The United States spends more on healthcare than 12 other industrialized countries, yet does not provide “notably superior” care, according to a newly released study from the Commonwealth Fund.
The U.S. spent nearly $8,000 per person in 2009 on healthcare services, while other countries in the study spent between one-third (Japan and New Zealand) and two-thirds (Norway and Switzerland) as much. While the U.S. performs well on breast and colorectal cancer survival rates, it has among the highest rates of potentially preventable deaths from asthma and amputations due to diabetes, and rates that are no better than average for in-hospital deaths from heart attack and stroke.
The report, “Explaining High Health Care Spending in the United States: An International Comparison of Supply, Utilization, Prices, and Quality,” presents analysis of prices and healthcare spending in 13 industrialized countries.
U.S. healthcare spending amounted to more than 17 percent of gross domestic product (GDP) in 2009, compared with 12 percent or less in other study countries. Japan’s spending, which was the lowest, amounted to less than 9 percent of GDP, according to study author David Squires, senior research associate at The Commonwealth Fund.
All of the countries in the study, except for the U.S., provide universal healthcare, and all struggle with rising health costs. The level of healthcare spending in the U.S., however, stands apart. If the U.S. were to spend the same share of its GDP on healthcare as the Netherlands – the country spending the next-largest share of GDP – the savings would have been $750 billion in 2009.
High U.S. spending on healthcare does not seem to be explained by either greater supply or higher utilization of healthcare services. There were 2.4 physicians per 100,000 population in the U.S. in 2009, fewer than in all the countries in the study except Japan.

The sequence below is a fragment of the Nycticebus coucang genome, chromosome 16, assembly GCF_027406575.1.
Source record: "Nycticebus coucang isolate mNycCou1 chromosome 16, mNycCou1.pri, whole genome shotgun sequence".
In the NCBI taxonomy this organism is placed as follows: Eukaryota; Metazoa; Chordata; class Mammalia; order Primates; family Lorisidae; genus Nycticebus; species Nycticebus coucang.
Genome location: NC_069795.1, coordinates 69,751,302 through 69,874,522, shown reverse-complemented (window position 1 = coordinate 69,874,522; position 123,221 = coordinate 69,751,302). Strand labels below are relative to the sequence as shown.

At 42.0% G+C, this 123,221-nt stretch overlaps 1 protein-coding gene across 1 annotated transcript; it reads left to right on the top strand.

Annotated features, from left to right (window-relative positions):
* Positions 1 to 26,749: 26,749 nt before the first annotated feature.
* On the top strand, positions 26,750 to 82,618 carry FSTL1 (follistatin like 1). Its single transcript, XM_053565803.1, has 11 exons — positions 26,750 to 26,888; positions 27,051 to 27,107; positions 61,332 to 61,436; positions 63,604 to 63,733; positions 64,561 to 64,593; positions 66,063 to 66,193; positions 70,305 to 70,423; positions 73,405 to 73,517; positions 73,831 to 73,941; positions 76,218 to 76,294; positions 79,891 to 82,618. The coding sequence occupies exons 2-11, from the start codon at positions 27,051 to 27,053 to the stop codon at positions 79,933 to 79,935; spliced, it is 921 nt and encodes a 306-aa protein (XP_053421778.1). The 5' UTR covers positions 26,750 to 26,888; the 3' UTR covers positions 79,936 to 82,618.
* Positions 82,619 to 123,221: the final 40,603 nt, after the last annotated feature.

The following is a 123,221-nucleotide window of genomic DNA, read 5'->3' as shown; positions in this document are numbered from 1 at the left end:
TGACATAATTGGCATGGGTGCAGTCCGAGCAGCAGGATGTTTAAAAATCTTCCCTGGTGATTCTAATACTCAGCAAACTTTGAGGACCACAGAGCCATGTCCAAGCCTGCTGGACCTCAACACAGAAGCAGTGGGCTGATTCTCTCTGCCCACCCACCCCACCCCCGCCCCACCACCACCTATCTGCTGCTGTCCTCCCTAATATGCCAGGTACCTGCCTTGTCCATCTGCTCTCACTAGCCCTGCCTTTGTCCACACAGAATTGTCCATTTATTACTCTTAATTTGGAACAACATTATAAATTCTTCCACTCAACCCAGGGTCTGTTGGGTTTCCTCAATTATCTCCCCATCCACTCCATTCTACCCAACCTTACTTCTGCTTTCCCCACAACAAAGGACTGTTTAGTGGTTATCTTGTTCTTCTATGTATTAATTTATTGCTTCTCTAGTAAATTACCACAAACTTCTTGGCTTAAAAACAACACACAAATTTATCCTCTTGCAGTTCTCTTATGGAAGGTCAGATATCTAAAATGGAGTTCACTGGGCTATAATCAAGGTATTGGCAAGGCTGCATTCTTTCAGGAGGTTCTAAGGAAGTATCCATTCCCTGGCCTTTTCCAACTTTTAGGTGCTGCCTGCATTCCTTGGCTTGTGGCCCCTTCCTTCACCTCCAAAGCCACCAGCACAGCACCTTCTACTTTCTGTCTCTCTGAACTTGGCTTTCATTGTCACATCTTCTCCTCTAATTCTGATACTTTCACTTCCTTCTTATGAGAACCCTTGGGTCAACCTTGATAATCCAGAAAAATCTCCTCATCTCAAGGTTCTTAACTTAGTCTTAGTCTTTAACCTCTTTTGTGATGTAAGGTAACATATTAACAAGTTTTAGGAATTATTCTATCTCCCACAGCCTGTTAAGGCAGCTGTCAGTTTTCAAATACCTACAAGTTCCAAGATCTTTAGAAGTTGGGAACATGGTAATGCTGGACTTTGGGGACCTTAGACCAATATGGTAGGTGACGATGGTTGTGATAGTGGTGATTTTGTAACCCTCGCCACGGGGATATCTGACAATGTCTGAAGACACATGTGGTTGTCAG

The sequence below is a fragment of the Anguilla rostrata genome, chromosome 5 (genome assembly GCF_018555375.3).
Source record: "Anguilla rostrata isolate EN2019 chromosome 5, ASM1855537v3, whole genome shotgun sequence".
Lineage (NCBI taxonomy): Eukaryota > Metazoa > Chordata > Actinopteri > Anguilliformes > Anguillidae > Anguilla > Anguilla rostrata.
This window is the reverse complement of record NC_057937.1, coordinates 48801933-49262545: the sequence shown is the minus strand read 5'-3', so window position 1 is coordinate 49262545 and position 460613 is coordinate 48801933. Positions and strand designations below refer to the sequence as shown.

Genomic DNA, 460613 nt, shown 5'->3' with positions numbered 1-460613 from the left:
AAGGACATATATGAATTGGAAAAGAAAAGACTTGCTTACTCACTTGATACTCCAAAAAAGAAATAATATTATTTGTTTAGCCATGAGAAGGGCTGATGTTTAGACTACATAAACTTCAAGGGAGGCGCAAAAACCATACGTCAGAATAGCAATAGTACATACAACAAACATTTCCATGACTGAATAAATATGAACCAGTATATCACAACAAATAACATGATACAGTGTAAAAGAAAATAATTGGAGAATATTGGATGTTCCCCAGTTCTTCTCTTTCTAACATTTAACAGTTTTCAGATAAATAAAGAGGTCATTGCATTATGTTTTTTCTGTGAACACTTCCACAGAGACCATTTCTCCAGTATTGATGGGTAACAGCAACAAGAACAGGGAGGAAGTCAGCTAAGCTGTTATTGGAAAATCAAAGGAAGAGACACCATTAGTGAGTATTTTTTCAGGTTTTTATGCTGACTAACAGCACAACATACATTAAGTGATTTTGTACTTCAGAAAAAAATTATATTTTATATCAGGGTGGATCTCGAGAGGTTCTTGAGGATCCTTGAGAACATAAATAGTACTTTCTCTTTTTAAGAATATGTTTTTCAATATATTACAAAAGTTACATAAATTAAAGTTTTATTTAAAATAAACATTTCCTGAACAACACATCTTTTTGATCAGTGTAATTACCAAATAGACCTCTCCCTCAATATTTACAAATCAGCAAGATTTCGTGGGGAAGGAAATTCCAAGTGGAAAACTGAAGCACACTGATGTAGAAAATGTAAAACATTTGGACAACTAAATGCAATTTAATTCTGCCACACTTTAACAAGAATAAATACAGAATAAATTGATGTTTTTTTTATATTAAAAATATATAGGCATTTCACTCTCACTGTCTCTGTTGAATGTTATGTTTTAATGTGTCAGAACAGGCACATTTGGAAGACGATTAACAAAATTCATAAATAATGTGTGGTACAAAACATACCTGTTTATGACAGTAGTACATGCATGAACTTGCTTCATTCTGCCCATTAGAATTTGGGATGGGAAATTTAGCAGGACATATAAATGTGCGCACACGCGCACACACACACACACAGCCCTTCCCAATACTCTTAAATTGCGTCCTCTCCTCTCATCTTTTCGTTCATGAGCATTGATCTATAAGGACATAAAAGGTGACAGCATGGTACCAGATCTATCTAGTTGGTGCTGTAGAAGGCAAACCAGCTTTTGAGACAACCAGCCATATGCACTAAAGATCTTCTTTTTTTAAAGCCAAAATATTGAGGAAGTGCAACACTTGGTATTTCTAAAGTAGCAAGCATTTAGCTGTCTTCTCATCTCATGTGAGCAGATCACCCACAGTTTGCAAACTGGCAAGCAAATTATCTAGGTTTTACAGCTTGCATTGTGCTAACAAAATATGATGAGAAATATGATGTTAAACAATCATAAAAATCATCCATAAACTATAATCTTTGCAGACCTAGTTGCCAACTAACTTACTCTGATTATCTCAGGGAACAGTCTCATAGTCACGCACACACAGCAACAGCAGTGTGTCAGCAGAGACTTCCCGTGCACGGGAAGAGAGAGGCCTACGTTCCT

The U.S. also had the fewest doctor consultations (3.9 per capita) of any country except Sweden. Relative to the other countries in the study, the U.S also had few hospital beds, short lengths of stay for acute care, and few hospital discharges per 1,000 population. On the other hand, U.S. hospital stays were far more expensive than those in other countries – more than $18,000 per discharge. By comparison, the cost per discharge in Canada was about $13,000, while in Sweden, Australia, New Zealand, France and Germany, it was less than $10,000.
“It is a common assumption that Americans get more healthcare services than people in other countries, but in fact we do not go to the doctor or the hospital as often,” said Squires. “The higher prices we pay for healthcare and perhaps our greater use of expensive technology are the more likely explanations for high health spending in the U.S. Unfortunately, we do not seem to get better quality for this higher spending.”
Prices for the 30 most commonly used prescription drugs were a third higher in the U.S. compared to Canada and Germany, and more than double the amount paid for the same drugs in Australia, France, the Netherlands, New Zealand and the United Kingdom. Magnetic imaging (MRI) and computed tomography (CT) scans were also more expensive in the U.S., and American physicians received the highest fees for primary care office visits and hip replacements.
Healthcare in the U.S. also seems to involve greater use of expensive technology than in many other countries. The U.S. performed the most MRI and CT exams among countries for which data were available. (Japan had the most MRI and CT scanners, but no data was available on the number of exams performed there.) Knee replacements were also performed more often in the U.S. than any country except Germany – though hip replacements were not as common as in most of the other study countries.
High spending in the U.S. might be explained, in part, by the nation’s high rates of obesity and the associated medical costs. However, at the same time, the U.S. also has a very young population and few smokers relative to the other study countries – factors that could offset higher spending linked to obesity, the report notes.
The report also notes that high spending in the United States does not always translate into high-quality care. The U.S. had the highest survival rates in the study for breast cancer, as well as the best survival rates, along with Norway, for colorectal cancer. However, cervical cancer survival rates in the U.S. were worse than average and well below those of Norway.
Compared to other countries in the study, the U.S. had high rates of asthma-related deaths among people ages 5 to 39 and, along with Germany, very high rates of amputations resulting from diabetes. U.S. rates of in-hospital deaths after heart attack and stroke were average.
“The Affordable Care Act gives us the opportunity to build a healthcare system that delivers affordable, high-quality care to all Americans,” said Commonwealth Fund President Karen Davis. “To achieve that goal, the United States must use all of the tools provided by the law – including new methods of organizing, delivering, and paying for healthcare that will help to slow the growth of healthcare costs, while improving quality.”